The changes to the way post-secondary student loans are handed out in Ontario are being felt this week.
On Tuesday, there was a flurry of tweets from angry students saying they have received estimates informing them they don’t qualify for or are getting less money from the Ontario Student Assistance Program (OSAP).
The thousands of tweets made OSAP the number 1 trending topic in the Greater Toronto Area.
In January, the Ford government announced a number of changes for post-secondary students, including getting rid of free tuition for low-income students, making mandatory student fees optional and eliminating a six-month interest-free grace period after graduation for OSAP recipients.
One student wrote on Twitter: “I am receiving HALF the amount of #OSAP funding that I received last year. I’m nearly in tears, as I worry about being able to afford school this year.”
The Canadian Federation of Students Ontario responded to the tweets Wednesday with sharp criticism for the changes.
“Since January, students have drawn attention to the detrimental impacts of cuts to OSAP. Today students woke up to the horrific reality of these cuts,” said Felipe Nagata, the organization’s chairperson.
“The Ontario government cut $670 million from the OSAP program. While this time last year, over 220,000 students received the news that their OSAP would cover the full cost of their education, today many have had to re-evaluate their post-secondary education plans.”
WATCH: (March 20) Students across Ontario walk out of class in protest of proposed OSAP changes. Jamie Mauracher reports.
The government also previously announced a 10 per cent reduction in tuition, at the time calling the move the latest step in the government’s plan to keep more money in the pockets of Ontario students.
Minister of Training, Colleges and Universities Merrilee Fullerton responded to the trending topic in a statement Wednesday evening.
“Students and their families make great sacrifices to pursue post-secondary education,” Fullerton said. “This is why our government introduced an unprecedented 10 per cent reduction in college and university tuition fees.”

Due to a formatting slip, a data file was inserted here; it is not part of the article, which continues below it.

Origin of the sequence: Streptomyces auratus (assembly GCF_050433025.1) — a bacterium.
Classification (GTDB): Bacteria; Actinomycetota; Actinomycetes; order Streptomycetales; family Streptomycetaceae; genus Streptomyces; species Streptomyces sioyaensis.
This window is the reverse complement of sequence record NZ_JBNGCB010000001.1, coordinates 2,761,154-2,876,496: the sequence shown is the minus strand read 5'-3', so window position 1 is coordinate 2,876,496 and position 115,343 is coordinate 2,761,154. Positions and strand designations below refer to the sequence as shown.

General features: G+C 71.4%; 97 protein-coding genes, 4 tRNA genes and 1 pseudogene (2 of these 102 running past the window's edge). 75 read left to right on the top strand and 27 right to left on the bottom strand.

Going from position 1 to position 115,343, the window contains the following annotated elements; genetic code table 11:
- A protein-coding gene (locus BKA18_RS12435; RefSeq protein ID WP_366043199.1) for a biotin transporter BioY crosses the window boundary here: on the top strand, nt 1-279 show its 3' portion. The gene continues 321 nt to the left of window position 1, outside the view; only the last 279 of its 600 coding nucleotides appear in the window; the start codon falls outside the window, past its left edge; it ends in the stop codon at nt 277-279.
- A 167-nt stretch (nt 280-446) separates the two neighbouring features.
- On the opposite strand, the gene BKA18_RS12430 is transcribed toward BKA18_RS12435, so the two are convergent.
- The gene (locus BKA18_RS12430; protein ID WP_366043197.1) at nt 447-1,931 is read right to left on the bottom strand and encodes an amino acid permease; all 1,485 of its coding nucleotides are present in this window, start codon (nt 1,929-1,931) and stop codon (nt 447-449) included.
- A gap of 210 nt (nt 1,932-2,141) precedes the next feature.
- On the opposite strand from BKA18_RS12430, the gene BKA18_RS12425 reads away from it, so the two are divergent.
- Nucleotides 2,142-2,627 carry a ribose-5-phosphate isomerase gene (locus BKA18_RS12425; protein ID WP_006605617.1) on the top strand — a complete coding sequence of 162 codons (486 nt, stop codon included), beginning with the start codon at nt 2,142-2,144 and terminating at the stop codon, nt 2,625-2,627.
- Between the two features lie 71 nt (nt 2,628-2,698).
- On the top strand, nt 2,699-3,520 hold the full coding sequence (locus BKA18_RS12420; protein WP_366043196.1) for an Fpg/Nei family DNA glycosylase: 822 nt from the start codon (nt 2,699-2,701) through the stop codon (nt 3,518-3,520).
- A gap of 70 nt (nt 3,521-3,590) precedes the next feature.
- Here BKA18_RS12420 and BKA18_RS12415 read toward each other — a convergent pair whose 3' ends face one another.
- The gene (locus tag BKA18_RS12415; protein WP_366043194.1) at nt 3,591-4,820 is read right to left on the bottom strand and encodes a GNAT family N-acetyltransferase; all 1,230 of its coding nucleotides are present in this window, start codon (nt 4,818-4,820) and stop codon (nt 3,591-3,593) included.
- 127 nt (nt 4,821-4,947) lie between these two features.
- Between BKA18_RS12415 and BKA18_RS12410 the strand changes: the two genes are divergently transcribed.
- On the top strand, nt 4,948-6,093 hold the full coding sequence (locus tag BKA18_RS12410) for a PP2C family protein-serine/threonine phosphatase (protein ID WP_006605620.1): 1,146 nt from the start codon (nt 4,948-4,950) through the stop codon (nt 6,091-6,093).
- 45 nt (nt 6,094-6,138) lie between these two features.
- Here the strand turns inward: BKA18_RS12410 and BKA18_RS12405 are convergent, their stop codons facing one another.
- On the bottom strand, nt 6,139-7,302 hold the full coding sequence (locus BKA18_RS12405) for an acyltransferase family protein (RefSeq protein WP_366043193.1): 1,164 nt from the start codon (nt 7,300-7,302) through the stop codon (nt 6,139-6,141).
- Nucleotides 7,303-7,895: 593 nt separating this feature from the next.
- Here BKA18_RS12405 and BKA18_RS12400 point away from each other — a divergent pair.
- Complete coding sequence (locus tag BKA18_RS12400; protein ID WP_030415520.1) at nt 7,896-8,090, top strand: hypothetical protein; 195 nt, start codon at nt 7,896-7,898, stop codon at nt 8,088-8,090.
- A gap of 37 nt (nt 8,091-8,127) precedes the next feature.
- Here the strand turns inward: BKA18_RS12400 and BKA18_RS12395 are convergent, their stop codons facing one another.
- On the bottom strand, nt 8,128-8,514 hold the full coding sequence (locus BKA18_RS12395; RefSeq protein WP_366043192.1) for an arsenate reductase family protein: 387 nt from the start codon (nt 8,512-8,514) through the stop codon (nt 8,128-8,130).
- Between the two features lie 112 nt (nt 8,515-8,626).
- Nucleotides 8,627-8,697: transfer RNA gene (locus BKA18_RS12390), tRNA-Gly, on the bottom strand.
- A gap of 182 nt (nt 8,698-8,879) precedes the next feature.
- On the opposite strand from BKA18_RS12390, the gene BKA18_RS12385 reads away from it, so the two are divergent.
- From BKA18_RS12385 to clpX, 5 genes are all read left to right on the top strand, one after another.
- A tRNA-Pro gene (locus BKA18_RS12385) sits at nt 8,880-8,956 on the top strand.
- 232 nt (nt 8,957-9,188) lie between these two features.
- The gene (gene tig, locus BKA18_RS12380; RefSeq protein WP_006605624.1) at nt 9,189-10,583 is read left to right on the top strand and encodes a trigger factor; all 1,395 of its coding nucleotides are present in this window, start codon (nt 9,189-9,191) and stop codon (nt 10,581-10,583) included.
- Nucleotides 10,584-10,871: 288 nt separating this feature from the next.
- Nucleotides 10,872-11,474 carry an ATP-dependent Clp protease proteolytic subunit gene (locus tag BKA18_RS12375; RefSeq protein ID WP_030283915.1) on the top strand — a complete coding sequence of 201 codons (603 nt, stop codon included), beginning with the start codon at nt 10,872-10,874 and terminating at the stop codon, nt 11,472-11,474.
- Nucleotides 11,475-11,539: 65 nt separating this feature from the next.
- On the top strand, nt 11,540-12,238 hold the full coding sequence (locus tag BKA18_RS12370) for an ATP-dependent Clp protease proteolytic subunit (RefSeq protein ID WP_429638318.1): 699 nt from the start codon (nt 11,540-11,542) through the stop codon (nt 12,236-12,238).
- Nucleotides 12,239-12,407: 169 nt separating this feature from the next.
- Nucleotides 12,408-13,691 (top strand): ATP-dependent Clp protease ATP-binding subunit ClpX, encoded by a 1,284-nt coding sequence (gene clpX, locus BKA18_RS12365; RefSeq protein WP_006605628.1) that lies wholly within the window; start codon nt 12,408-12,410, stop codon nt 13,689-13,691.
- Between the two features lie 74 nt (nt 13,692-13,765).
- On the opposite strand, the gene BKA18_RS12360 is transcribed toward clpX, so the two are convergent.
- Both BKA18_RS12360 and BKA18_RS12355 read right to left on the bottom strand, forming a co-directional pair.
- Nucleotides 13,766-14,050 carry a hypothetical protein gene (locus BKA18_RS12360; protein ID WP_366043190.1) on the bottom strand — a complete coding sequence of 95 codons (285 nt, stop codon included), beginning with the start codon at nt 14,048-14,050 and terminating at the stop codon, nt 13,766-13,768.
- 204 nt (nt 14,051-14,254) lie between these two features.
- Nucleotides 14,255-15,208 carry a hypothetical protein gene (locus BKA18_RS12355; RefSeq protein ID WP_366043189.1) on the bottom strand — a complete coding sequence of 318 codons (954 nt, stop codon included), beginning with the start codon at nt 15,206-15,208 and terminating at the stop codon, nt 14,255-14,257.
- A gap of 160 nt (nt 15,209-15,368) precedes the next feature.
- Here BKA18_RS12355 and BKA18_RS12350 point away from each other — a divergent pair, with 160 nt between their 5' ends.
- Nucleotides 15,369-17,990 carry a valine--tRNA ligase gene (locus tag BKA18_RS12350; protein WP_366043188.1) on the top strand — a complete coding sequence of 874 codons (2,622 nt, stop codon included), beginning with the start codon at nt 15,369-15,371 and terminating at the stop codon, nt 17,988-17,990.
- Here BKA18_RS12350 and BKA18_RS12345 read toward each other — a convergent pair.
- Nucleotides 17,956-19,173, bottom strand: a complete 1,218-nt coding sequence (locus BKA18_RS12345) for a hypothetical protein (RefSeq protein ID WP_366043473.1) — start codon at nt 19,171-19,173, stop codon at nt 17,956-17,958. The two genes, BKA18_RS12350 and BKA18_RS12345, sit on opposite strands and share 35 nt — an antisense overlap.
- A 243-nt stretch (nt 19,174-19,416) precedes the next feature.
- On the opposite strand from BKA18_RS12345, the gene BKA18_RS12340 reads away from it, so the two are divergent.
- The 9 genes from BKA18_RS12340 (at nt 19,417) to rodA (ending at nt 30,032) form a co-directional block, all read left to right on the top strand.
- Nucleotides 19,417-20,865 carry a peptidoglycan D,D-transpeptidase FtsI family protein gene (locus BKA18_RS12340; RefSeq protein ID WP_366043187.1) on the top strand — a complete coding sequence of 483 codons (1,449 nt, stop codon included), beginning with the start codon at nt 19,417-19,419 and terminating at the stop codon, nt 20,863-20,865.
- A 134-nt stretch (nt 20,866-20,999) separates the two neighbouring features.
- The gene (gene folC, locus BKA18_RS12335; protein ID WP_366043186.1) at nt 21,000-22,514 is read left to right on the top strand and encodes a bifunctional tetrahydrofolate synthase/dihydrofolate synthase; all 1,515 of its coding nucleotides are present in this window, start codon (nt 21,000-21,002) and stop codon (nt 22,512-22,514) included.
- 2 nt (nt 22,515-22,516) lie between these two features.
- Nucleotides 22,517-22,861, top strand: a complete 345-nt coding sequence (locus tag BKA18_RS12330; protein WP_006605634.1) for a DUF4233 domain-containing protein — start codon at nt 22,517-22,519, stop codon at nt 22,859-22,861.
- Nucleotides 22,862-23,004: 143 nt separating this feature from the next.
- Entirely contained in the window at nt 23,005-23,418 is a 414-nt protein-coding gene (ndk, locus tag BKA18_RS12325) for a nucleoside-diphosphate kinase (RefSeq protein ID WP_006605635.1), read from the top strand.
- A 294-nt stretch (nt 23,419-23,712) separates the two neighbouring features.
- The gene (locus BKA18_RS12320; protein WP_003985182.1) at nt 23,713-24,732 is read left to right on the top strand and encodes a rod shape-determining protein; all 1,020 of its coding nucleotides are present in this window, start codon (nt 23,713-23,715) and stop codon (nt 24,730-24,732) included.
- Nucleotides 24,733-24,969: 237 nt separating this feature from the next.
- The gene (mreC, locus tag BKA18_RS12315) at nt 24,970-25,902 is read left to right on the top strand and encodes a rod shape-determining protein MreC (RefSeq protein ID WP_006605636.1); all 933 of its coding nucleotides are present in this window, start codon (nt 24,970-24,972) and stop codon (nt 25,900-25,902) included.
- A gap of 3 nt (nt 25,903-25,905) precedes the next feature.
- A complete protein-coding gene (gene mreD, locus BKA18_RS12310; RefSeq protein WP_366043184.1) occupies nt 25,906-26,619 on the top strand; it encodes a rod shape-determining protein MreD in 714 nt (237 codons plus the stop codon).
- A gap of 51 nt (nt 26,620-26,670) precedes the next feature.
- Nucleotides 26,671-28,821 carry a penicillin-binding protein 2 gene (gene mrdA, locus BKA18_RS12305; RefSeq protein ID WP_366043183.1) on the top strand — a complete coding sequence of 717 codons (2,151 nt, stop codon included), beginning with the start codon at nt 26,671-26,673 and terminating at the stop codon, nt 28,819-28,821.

She added: “The auditor general’s 2018 report showed that OSAP expenses would increase to over $2 billion by next year. In order to address the previous government’s unsustainable spending, in January our government announced we are restoring financial sustainability to OSAP to ensure the program supports the students who need it the most for years to come.”
The opposition was quick to monopolize on the trending topic.
Michael Coteau, Liberal MPP for Don Valley East, said: “We’re seeing the reality of @fordnation & @DrFullertonMPP’s drastic cuts to #OSAP. The pre @OntLiberal govt made huge investments to lowering tuition by increasing OSAP grants because we believe that income shouldn’t dictate whether you go to college or uni.”
When asked in January by Global News about the reduction in OSAP for students, Fullerton said: “Students are adults and we will be treating them as adults … we are empowering them in the financing of their education.”
Under a new definition of “independent student,” the government will now assess parental income of those who have been out of high school for six years or less, rather than four years. Student groups argue the change in definition will disproportionately affect graduate students.